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The National Council for Human Rights discusses urban re-planning policies from a human rights perspective

Within the framework of the activities of the Social Rights Committee, the National Council for Human Rights (NCHR) held, on Monday, July 31, 2023, an expert meeting under the title "Urban Development Policies in Existing Cities: Towards Enhancing Guarantees of Housing and Property Rights", with the participation of government officials, representatives of UN and international bodies, civil society organizations, academics, NCHR members and researchers.

The meeting comes in the context of NCHR interest in promoting human rights standards related to the right to adequate housing stipulated in the International Covenant on Social, Economic and Cultural Rights, including the right to the city contained in the New Urban Agenda adopted by the United Nations and the United Nations Sustainable Development Goals.

The meeting was attended by Ms. Ambassador Moushira Khattab, NCHR President, Ambassador Fahmy Fayed, Secretary-General of NCHR, and both Eng. Amr Lashin, representative of the United Nations Human Settlements Program UN Habitat, and Eng. Hisham Gohar, representative of the Urban Development Fund, and Dr. Khaled Abdel Halim, Professor of Planning Policies and Program Manager Technical support of the Ministry of Local Development, Dr. May Al-Abrashi, Professor of Heritage Architecture and Chairman of the Board of Directors of the Urban Thought Association, in addition to representatives of Habitat for Humanity, a number of experts in urban planning and urban policies, and members of NCHR. The meeting was moderated by Dr. Walaa Jad Al-Karim, member of NCHR.

The experts discussed during for three hours urban development issues and policies in old cities, assessed the measures and initiatives taken by the state to develop slums, re-plan unplanned areas, and implement related infrastructure projects, in addition to identifying the most important legislative and institutional reforms required at the level of urban development policies for existing cities. In a way that enhances human rights guarantees related to housing and balances the considerations of addressing urban imbalances on the one hand, protecting the right to property and avoiding, reducing or fair compensation for losses and damages that may be exposed to those affected by these measures.

The participants also reviewed the most important results and lessons learned from the Egyptian experience in developing slums, expanding housing options, improving living conditions for residents of slums and unplanned areas, and dealing with heritage areas in the context of their urban and historical specificity and their economic and social value.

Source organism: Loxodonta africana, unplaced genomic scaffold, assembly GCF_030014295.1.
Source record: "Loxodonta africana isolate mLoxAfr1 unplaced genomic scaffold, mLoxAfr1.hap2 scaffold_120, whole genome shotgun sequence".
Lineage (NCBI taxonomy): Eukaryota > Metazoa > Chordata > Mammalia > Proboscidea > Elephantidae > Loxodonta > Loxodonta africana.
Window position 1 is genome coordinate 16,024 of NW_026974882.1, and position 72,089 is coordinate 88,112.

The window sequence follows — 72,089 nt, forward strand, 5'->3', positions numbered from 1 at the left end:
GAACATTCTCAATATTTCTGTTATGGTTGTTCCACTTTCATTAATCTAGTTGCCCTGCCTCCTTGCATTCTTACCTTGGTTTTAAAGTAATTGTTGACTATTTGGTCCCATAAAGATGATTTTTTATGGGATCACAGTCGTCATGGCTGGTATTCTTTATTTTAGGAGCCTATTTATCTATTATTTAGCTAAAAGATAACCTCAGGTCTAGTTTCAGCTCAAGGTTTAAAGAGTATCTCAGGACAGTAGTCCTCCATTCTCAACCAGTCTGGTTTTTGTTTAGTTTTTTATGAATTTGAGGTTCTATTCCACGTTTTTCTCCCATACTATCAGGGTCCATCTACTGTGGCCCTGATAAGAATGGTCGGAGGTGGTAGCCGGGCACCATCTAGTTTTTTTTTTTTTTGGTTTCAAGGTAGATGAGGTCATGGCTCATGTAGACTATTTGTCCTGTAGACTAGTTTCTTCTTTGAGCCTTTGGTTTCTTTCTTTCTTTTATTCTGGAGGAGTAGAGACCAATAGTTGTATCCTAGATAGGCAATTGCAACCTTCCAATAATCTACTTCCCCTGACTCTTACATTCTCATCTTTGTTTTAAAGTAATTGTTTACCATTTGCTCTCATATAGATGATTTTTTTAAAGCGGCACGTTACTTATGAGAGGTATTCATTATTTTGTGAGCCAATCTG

Participants stressed the importance of the role that NCHR can play as an independent national institution by continuing to raise and discuss aspects of urban development issues and re-planning policies, and to provide a platform that accommodates all stakeholders in government, civil society, academic institutions, international partners, and representatives of the population and affected groups or beneficiary of these policies.

The discussions also concluded with the importance of broad participation in discussing legislative amendments to the framework regulating unified construction in Egypt, and the need to develop legislation regulating expropriation for public benefit considerations and procedures regulating re-planning and building requirements in heritage areas, in addition to integrating economic, social and heritage dimensions into laws regulating impact assessment. environmental projects, as well as the need to build on good practices that have proven successful through some pioneering projects that have been implemented in cooperation between governmental and international bodies and civil society organizations during the past period and work to circulate them on a larger scale. The discussions also highlighted the importance of benefiting from the amendments that have already been made to a number of relevant laws and legislations, the most important of which is the general planning law and the development of institutional mechanisms to ensure integration between investment planning on the one hand and urban planning on the other.

The outcomes of the meeting emphasized the importance of the role played by the participation of stakeholders and the application of urban governance standards in reaching urban plans that are applicable, comprehensive, sustainable and responsive to human rights standardsŲ²

It is worth noting that NCHR, through coordination between its specific committees concerned with social, economic and cultural rights and the Legislative Committee, adopts an integrated plan to contribute to the sustainable improvement of policies dealing with existing urbanization and urban planning responsive to human rights standards. A series of steps that NCHR is working to complete during the coming period, including expanding the circle of dialogue with stakeholders and working with legislative and executive institutions to develop the relevant regulatory and legal framework.